Employers May at Any Time Introduce a Requirement for Immediate Presentation of Medical Certificates in the Case of Illness
[Cologne, ] An employer that decides to exercise the legal right to require that an employee submit a medical certificate on the very first day of illness is not bound to any special conditions (Federal Labor Court, judgment of 14 November 2012 – 5 AZR 886/11).
The plaintiff, who is employed as an editor by the defendant, a radio station, submitted an application for business travel to her superior for 30 November 2010 that was not approved. On 29 November 2010, the plaintiff then submitted another request for approval of business travel on the following day. This request was also not approved. On the day of the planned business trip, the plaintiff failed to appear for work and called in sick and then reported for work again the following working day, 1 December 2010, at which time the defendant instructed the plaintiff to see a physician on the first day of any future absence due to illness and present a physician’s certificate. The plaintiff brought an action against the defendant, alleging that the defendant’s instructions were not objectively warranted and that objective grounds were required for such instructions. The plaintiff also submitted that the collective agreement covering her employment relationship made no provision for requiring submission of a medical certificate on the very first day of absence for reasons of illness.
The Federal Labor Court dismissed the action, as had the lower courts. The Federal Labor Court made it clear that, according to the third sentence of section 5(1) of the Continuation of Remuneration Act (Entgeltfortzahlungsgesetz – EFZG), an employer is free to require at any time that an employee present the proper certificate on the first day of any future illness-related absence. The court ruled that the exercise of the employer’s discretionary rights in this regard is not contingent upon compliance with any special conditions. In particular, the court continued, the employer need not have objective reason to suspect that the employee has simulated illness in the past.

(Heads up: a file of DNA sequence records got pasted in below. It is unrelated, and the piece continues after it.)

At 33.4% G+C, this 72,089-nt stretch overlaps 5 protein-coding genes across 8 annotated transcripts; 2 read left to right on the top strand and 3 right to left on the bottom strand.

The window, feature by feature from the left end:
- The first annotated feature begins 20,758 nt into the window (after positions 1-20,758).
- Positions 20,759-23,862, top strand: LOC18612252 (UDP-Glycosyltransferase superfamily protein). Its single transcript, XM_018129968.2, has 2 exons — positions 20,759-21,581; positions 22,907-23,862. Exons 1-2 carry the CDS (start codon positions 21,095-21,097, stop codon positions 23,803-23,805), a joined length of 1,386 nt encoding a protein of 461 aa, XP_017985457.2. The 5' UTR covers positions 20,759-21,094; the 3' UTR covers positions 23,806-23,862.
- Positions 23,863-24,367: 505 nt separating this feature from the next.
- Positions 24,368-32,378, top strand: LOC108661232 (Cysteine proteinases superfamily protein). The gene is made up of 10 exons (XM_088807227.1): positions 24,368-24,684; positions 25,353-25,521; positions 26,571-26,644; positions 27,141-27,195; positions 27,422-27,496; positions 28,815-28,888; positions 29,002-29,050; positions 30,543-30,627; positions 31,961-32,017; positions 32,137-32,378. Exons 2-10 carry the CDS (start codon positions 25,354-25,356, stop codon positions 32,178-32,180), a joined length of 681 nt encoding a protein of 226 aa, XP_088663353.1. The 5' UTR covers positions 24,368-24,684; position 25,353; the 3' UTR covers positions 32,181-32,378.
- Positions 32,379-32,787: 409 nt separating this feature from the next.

The court also pointed out that it is to be sure possible to exclude the employer’s option pursuant to the third sentence of section 5(1) of the Continuation of Remuneration Act under a collective agreement. but the absence of any such clause does not make it possible to conclude that the parties to the collective agreement contemplated any understanding other than that provided by law.
The decision of the Federal Labor Court is to be welcomed in that it is consistent with the straightforward wording of the provision contained in the third sentence of section 5(1) of the Continuation of Remuneration Act and thereby confirms the prevailing opinion and current practice held within companies. The assumption to the effect that special conditions must be met before an employer can require presentation of a medical certificate on the first day of any future absence due to illness is neither grounded in law, nor is there any objective need for such a provision. The court of first instance, in this case the Cologne Higher Labor Court, even went so far as to state that the right of the employer pursuant to the third sentence of section 5(1) of the Continuation of Remuneration Act need not even meet the standard of reasonable discretion pursuant to section 106 of the Trade and Industry Code (Gewerbeordnung – GewO) (Cologne Higher Labor Court, judgment of 14 September 2011 – 3 Sa 597/11). This conflicts with the prevailing opinion found in the literature on labor law.
The decision of the Federal Labor Court is encouraging for practitioners because of the legal certainty it provides with respect to dealing with requests for presentation of medical certificates on the very first day of absence from work due to illness. Employers must neither justify their decision to employee nor satisfy any conditions in terms of objectivity. It is, however, necessary to keep in mind that any request by an employer must not be manifestly abusive or discriminatory. If for example, an employer requires that only female employees present medical certificates immediately, that would qualify as discrimination within the meaning of the General Equal Treatment Act (Allgemeines Gleichbehandlungsgesetz – AGG) and not only make the measure invalid, but could also result in claims for damages, including damages for pain and suffering. It is also necessary to keep in mind that a general requirement to the effect that everyone employed by an undertaking must present a medical certificate on the first day of any illness-related absence affects orderly operation of the undertaking as a whole and is therefore subject to co-determination pursuant to no. 1 of section 87(1) of the Works Constitution Act. It can also be expected that exclusion of the right of employers pursuant to the third sentence of section 5(1) of the Continuation of Remuneration Act will in the future assume greater importance in the context of collective bargaining negotiations.